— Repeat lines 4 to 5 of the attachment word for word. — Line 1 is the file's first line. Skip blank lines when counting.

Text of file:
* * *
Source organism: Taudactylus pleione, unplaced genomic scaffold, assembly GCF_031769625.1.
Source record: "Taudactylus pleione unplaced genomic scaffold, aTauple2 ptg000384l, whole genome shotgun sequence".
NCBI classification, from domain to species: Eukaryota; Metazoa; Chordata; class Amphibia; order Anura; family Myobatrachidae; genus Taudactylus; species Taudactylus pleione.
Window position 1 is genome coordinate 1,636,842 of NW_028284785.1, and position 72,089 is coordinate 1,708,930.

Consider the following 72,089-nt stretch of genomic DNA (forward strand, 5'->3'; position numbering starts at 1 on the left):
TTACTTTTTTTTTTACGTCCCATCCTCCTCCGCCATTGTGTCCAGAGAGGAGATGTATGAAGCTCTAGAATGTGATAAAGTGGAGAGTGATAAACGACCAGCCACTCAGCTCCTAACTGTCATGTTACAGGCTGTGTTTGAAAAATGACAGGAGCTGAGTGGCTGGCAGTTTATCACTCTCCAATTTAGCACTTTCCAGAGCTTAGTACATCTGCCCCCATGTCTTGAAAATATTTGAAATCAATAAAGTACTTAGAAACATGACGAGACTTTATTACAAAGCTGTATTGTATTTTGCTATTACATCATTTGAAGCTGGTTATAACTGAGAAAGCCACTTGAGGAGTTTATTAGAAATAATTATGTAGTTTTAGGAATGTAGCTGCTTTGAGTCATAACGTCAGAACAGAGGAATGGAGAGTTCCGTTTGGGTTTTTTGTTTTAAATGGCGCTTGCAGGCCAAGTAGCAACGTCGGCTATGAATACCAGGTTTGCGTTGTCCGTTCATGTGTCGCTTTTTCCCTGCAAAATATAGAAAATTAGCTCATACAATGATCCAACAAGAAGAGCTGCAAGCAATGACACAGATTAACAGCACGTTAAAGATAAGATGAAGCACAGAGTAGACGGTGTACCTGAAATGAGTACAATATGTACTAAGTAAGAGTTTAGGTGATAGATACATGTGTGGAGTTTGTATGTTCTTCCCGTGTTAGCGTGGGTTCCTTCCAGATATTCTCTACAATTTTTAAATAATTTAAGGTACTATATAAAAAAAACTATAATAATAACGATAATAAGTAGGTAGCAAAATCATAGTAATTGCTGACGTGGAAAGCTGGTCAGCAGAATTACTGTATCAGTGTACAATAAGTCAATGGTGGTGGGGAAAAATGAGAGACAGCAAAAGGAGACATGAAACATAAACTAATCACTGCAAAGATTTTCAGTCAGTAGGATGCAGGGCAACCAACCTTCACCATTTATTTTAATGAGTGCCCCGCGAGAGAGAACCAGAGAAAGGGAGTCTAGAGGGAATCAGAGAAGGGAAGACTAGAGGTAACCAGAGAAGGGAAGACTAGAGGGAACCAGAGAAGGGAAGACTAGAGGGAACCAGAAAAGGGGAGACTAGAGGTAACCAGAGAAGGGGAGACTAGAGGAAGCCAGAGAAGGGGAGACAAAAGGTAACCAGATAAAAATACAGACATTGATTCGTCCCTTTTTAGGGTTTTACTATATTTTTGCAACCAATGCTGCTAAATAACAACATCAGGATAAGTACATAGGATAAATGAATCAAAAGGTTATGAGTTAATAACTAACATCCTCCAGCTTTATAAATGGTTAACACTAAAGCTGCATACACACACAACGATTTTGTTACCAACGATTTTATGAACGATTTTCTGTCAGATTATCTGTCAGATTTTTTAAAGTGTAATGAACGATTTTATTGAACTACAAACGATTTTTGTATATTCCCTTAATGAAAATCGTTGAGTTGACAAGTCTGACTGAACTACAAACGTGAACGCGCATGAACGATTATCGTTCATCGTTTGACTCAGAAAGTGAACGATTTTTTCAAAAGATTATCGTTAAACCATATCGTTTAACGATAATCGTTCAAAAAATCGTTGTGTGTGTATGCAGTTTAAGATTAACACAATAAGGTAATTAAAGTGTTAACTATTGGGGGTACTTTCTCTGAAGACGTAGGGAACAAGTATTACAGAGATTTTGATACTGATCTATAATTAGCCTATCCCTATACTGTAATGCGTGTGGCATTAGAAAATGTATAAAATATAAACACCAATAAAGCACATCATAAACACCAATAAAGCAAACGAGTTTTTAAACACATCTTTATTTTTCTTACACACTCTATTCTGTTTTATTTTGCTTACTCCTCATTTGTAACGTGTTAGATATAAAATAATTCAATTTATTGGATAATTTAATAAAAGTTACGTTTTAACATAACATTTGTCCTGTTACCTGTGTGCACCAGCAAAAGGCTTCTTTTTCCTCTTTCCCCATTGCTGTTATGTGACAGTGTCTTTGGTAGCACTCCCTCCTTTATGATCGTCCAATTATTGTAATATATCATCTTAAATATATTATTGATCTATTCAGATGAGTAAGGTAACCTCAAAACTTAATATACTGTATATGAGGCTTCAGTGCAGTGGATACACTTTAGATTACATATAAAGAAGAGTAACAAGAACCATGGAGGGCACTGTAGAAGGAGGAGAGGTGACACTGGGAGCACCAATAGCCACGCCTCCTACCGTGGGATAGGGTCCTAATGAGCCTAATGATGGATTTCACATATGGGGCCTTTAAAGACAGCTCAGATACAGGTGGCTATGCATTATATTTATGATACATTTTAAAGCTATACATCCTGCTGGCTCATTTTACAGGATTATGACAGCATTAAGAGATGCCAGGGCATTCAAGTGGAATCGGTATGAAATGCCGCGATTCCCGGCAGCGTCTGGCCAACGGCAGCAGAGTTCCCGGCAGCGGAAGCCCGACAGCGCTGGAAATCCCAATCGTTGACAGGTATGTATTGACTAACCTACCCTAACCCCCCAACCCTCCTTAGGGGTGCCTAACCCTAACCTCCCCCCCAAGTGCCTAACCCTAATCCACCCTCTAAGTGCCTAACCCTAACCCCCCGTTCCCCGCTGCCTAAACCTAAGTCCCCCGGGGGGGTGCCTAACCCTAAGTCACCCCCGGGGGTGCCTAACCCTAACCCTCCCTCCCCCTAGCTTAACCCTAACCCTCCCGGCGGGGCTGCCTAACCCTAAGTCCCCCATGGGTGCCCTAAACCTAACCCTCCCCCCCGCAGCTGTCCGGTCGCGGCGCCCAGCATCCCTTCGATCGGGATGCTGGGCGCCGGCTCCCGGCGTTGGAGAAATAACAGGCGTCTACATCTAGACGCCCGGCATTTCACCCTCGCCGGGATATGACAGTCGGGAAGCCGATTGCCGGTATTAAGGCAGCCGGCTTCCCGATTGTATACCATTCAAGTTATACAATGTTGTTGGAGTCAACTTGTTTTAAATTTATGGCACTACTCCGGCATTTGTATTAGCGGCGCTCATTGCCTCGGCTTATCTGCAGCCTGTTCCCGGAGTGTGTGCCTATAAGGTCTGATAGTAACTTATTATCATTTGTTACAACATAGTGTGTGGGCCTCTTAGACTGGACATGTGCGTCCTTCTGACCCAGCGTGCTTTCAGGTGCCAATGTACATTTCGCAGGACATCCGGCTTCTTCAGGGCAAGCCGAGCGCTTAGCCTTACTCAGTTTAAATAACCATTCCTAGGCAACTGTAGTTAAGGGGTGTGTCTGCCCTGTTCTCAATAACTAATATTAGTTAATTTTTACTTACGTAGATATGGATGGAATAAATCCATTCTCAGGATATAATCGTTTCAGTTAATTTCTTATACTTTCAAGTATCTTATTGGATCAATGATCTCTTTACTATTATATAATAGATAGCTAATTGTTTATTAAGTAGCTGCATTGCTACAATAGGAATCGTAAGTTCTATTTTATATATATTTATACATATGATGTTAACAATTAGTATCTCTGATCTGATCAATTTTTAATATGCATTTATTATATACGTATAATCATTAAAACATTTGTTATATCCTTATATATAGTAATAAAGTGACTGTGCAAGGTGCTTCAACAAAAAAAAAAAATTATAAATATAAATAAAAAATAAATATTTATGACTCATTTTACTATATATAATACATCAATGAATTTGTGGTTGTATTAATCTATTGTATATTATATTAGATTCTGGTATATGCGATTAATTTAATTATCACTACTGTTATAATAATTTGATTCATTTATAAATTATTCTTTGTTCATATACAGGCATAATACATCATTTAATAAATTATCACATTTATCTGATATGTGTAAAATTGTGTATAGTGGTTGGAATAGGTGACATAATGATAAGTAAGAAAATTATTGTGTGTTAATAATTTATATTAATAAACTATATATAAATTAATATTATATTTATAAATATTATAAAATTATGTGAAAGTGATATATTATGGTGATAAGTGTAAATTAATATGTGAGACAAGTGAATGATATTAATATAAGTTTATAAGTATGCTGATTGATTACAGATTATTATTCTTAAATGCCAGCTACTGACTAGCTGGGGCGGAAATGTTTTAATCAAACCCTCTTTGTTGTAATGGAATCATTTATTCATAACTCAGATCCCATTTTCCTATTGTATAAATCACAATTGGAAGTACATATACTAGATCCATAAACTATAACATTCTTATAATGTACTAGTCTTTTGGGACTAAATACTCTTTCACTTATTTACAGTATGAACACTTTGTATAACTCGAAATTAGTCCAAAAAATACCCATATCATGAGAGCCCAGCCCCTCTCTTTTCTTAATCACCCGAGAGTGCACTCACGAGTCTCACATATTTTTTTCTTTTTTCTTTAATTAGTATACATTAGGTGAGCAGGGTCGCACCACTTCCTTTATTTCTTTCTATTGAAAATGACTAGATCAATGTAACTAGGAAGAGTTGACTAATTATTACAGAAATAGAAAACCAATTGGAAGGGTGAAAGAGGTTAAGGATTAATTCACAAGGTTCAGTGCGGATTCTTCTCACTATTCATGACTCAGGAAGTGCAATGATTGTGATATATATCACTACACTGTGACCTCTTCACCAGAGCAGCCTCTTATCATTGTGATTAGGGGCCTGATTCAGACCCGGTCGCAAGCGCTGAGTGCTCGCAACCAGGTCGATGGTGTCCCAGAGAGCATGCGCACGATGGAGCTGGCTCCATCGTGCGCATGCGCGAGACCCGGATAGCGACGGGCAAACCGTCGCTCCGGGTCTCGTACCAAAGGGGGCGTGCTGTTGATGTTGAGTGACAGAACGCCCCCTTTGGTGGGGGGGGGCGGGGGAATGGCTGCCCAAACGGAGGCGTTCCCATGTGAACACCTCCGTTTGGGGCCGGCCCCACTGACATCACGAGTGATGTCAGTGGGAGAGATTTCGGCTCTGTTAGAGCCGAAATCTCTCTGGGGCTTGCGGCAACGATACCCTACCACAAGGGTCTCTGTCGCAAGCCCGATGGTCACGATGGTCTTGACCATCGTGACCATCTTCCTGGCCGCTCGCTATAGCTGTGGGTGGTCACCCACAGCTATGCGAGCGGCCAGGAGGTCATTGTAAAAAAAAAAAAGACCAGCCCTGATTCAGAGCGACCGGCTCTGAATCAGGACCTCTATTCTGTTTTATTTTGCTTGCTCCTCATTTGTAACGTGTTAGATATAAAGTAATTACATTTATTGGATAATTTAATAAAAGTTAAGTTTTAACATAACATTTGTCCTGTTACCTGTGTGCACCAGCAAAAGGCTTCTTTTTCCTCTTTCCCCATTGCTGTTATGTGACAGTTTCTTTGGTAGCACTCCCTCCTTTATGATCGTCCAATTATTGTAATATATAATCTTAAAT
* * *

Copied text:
Window position 1 is genome coordinate 1,636,842 of NW_028284785.1, and position 72,089 is coordinate 1,708,930.

Consider the following 72,089-nt stretch of genomic DNA (forward strand, 5'->3'; position numbering starts at 1 on the left):